Graphs of Quadratics
More Lessons for Algebra
A series of free, online Basic Algebra Lessons.
In this lesson, we will learn
- about quadratic graphs
- how to graph quadratic equations or quadratic functions
- vertical and horizontal shifts of quadratic graphs
- dilations or stretching of quadratic graphs
Exploring Quadratic Graphs
When we graph quadratic functions, we always get a parabola (or U) shape and symmetry in the table and graph. One easy way to complete quadratic graphs is to make a table of values by plugging in x-values into the function to calculate the y-value and then plotting these points. When graphing quadratics, other important terms and features include the vertex and axis of symmetry.
Graphing Quadratic Equations
When graphing quadratic equations, there are a few key terms that we can identify to help us graph quadratic functions more efficiently. Instead of plugging in values, we can find specific characteristics such as the y-intercept, x-intercepts, direction, shape, vertex and axis of symmetry. When graphing quadratic equations, it is always best to initially graph the function by hand and then check your work using a graphing calculator if able.
Graphing Quadratic Functions.
This video outlines a little recipe of things to examine when graphing a quadratic function by hand. It shows one example of graphing a quadratic function.
Graphing Quadratic Functions in General Form
Vertical and Horizontal Shifts of Quadratic Graphs
Horizontal and vertical graph shifts occur in a graph when the graph either moves up and down on the y-axis or side-to-side on the x-axis. When a graph shifts, the vertex simply moves position but the shape stays the same. We can graph parabolas and these shifts by either using a table of values, critical points or a graphing calculator.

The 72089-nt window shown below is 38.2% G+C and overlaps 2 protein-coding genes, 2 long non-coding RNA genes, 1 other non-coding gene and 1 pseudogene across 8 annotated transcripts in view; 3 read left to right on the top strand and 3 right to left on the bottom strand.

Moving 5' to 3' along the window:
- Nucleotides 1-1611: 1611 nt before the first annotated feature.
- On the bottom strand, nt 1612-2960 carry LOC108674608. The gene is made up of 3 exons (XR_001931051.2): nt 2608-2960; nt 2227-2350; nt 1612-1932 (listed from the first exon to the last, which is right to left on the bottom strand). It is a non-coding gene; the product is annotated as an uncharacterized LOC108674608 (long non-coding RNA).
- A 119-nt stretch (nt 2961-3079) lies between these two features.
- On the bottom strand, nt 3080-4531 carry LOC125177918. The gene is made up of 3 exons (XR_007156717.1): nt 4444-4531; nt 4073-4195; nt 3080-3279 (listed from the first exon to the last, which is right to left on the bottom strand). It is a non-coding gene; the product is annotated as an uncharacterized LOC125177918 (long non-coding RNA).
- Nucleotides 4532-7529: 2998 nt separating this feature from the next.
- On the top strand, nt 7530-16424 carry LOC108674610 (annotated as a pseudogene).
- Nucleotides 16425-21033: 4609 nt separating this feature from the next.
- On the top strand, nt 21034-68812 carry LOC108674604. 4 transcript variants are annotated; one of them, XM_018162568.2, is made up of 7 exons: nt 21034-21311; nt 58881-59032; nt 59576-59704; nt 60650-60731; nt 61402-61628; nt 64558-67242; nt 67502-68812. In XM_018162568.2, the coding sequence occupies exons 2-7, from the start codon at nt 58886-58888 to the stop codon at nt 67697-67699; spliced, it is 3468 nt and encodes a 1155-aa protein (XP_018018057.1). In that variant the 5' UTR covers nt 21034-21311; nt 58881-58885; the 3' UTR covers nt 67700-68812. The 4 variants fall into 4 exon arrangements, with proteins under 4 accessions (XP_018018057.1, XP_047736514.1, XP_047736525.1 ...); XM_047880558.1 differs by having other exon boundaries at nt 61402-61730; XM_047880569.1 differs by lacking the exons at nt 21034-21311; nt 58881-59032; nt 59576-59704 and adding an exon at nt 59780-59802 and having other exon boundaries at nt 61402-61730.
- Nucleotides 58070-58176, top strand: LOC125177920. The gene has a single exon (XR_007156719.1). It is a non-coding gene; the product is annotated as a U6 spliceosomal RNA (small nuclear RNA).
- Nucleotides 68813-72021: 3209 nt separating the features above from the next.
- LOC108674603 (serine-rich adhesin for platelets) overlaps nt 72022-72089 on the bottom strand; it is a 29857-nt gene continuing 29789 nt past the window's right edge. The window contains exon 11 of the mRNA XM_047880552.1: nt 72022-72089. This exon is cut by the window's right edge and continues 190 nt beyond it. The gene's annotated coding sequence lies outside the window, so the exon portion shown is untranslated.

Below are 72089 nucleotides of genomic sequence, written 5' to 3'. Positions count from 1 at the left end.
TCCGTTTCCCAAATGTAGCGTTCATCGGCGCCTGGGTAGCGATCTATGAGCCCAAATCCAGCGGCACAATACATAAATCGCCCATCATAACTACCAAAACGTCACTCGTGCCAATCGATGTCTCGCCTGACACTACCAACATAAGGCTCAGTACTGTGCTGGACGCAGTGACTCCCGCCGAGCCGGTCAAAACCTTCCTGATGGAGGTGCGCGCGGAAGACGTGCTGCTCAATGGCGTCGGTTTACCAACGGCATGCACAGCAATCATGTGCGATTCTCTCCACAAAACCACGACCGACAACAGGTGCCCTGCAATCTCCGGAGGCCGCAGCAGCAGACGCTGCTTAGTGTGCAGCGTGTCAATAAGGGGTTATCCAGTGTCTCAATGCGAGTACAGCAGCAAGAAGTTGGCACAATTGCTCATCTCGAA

You can shift a graph up or down by adding or subtracting a constant.
Shifting a graph left or right can be achieved by adding or subtracting a constant from the argument of a function.
Dilations of Quadratic Graphs
When graphing parabolas and other functions, there are certain types of graph dilations that help us graph and explore parabolas more efficiently. When graphing parabolas, dilations occur when the "a" term value is changed. If we change the "a" to a negative, the graph shifts downward instead of upward. As the absolute value of the "a" value increases, the graph becomes "steeper." If we use a fraction as the "a" value, the graph of the parabola becomes wider.
How to graph parabolas that are wide or skinny or upside down without making a table of values.
Sketching quadratic functions with stretches and flips
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